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why use a broker? what is the point? what do i get using a broker than i don't get doing it myself.

Good reason to use a mortgage broker - It saves you the hassle. Then, once they've found your mortgage, go and sort it yourself and save paying them.

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why use a broker? what is the point? what do i get using a broker than i don't get doing it myself.

You could just use a site like 'Whatmortgage?' and see just about all that is on offer. Mortgage brokers are really only required for complex deals. I do hope no one is doing any just now, what with a HPC on the way.

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cheers. so how do mortgage brokers get paid? is it a fee that the customer pays or is it free and they get commission from the mortgage provider? If I pay, what is a typical cost.

this is all just informational from me, i'm not out of deposit saving mode yet.

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I don't have an axe to grind one way or the other on this topic but it may be useful to offer a very slightly different perspective.

I have experience of using a mortgage broker, which was a choice I made to save time and trouble (I am financially literate, but have a huge workload...).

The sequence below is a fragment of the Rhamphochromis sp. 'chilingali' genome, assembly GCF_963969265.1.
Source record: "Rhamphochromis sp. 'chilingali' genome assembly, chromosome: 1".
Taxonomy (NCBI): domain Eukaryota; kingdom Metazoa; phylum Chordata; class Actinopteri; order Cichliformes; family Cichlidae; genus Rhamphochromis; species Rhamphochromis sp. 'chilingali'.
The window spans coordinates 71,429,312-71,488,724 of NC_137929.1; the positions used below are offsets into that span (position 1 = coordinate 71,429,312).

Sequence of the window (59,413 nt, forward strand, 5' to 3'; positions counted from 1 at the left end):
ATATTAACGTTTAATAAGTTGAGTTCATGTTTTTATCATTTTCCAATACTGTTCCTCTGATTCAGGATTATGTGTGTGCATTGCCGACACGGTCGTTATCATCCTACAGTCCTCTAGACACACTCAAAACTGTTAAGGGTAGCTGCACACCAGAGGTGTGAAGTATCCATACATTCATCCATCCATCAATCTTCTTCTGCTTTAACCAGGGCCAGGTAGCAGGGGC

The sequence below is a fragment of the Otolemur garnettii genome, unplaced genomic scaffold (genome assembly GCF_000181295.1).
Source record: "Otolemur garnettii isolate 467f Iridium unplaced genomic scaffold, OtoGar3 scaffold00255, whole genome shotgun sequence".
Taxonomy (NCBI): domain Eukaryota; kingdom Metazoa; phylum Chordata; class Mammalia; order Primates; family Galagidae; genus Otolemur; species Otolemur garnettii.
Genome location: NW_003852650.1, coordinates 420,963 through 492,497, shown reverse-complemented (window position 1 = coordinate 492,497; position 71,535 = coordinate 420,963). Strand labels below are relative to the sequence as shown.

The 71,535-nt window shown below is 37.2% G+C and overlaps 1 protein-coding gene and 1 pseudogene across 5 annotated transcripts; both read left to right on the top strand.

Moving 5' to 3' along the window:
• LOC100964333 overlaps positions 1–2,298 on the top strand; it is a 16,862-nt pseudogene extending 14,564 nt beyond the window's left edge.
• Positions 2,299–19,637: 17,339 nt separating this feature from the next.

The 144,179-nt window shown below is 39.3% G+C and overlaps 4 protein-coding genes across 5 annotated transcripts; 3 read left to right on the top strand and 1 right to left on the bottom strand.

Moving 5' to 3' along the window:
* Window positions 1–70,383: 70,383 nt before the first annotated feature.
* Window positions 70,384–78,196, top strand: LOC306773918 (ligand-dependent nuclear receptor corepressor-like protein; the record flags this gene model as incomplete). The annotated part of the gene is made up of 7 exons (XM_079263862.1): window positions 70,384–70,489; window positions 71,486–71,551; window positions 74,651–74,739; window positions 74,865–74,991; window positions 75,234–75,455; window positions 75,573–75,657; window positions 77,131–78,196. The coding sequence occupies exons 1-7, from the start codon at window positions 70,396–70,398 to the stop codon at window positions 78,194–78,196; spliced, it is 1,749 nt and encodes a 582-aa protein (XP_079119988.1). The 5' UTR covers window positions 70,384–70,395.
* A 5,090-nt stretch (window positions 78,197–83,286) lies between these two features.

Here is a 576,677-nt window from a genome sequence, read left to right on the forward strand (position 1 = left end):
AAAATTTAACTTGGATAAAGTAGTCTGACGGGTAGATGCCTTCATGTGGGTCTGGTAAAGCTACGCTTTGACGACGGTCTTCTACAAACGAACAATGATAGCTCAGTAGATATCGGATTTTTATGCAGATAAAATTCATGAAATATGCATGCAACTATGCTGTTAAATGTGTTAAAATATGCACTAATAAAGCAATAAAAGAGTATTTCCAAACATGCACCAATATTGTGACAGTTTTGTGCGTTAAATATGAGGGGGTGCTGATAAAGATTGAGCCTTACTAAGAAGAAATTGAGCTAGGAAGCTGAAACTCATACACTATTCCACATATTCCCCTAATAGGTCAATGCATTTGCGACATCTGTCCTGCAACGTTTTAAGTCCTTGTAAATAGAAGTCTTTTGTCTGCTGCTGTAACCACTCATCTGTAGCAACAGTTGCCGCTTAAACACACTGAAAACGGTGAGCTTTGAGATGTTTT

The fee structure for the broker I used was as follows: a fee from me, and a fee from the lender. The latter was larger, and was disclosed/transparent. The range of lenders was very large, and moreover the deal recommended to me was very good, so I was not uncomfortable with this. Note also that the fee from me was only to be paid on completion of a deal, so at any point I could browse the high-street/internet and seek a better deal.

I can understand why people might object to using brokers, in which case they shouldn't use them. I personally found value in three areas besides ending up with a competitive mortgage deal:

1) The guy I dealt with was a bright economist and frankly useful to discuss my thoughts about housing market and economic outlook with. Ymmv!